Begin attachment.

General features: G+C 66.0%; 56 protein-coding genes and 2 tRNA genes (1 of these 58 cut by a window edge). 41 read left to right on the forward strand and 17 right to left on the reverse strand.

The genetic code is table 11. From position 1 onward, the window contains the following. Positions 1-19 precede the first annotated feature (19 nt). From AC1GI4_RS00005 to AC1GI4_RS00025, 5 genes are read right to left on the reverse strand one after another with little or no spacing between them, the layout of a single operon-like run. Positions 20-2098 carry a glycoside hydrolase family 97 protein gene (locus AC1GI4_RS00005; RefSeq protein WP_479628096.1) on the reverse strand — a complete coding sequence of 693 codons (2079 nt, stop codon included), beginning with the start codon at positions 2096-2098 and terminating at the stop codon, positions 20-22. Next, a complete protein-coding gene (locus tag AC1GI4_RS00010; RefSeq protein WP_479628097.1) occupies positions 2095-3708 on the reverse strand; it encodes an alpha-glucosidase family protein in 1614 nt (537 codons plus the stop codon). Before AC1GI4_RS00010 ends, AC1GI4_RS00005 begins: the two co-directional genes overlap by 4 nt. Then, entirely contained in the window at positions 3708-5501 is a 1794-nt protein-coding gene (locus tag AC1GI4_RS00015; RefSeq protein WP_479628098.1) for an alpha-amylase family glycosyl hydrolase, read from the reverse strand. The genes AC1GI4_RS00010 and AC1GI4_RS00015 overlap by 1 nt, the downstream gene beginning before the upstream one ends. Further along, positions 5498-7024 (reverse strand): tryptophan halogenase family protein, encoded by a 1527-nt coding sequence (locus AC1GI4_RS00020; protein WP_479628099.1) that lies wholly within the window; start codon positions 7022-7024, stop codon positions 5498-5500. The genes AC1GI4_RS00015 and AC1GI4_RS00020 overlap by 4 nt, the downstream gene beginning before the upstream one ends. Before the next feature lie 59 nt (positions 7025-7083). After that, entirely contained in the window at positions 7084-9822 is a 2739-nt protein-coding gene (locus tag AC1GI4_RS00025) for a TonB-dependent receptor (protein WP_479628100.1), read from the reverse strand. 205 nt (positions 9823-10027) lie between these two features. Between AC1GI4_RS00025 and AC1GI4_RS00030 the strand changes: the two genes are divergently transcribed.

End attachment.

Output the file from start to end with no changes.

General features: G+C 66.0%; 56 protein-coding genes and 2 tRNA genes (1 of these 58 cut by a window edge). 41 read left to right on the forward strand and 17 right to left on the reverse strand.

The genetic code is table 11. From position 1 onward, the window contains the following. Positions 1-19 precede the first annotated feature (19 nt). From AC1GI4_RS00005 to AC1GI4_RS00025, 5 genes are read right to left on the reverse strand one after another with little or no spacing between them, the layout of a single operon-like run. Positions 20-2098 carry a glycoside hydrolase family 97 protein gene (locus AC1GI4_RS00005; RefSeq protein WP_479628096.1) on the reverse strand — a complete coding sequence of 693 codons (2079 nt, stop codon included), beginning with the start codon at positions 2096-2098 and terminating at the stop codon, positions 20-22. Next, a complete protein-coding gene (locus tag AC1GI4_RS00010; RefSeq protein WP_479628097.1) occupies positions 2095-3708 on the reverse strand; it encodes an alpha-glucosidase family protein in 1614 nt (537 codons plus the stop codon). Before AC1GI4_RS00010 ends, AC1GI4_RS00005 begins: the two co-directional genes overlap by 4 nt. Then, entirely contained in the window at positions 3708-5501 is a 1794-nt protein-coding gene (locus tag AC1GI4_RS00015; RefSeq protein WP_479628098.1) for an alpha-amylase family glycosyl hydrolase, read from the reverse strand. The genes AC1GI4_RS00010 and AC1GI4_RS00015 overlap by 1 nt, the downstream gene beginning before the upstream one ends. Further along, positions 5498-7024 (reverse strand): tryptophan halogenase family protein, encoded by a 1527-nt coding sequence (locus AC1GI4_RS00020; protein WP_479628099.1) that lies wholly within the window; start codon positions 7022-7024, stop codon positions 5498-5500. The genes AC1GI4_RS00015 and AC1GI4_RS00020 overlap by 4 nt, the downstream gene beginning before the upstream one ends. Before the next feature lie 59 nt (positions 7025-7083). After that, entirely contained in the window at positions 7084-9822 is a 2739-nt protein-coding gene (locus tag AC1GI4_RS00025) for a TonB-dependent receptor (protein WP_479628100.1), read from the reverse strand. 205 nt (positions 9823-10027) lie between these two features. Between AC1GI4_RS00025 and AC1GI4_RS00030 the strand changes: the two genes are divergently transcribed.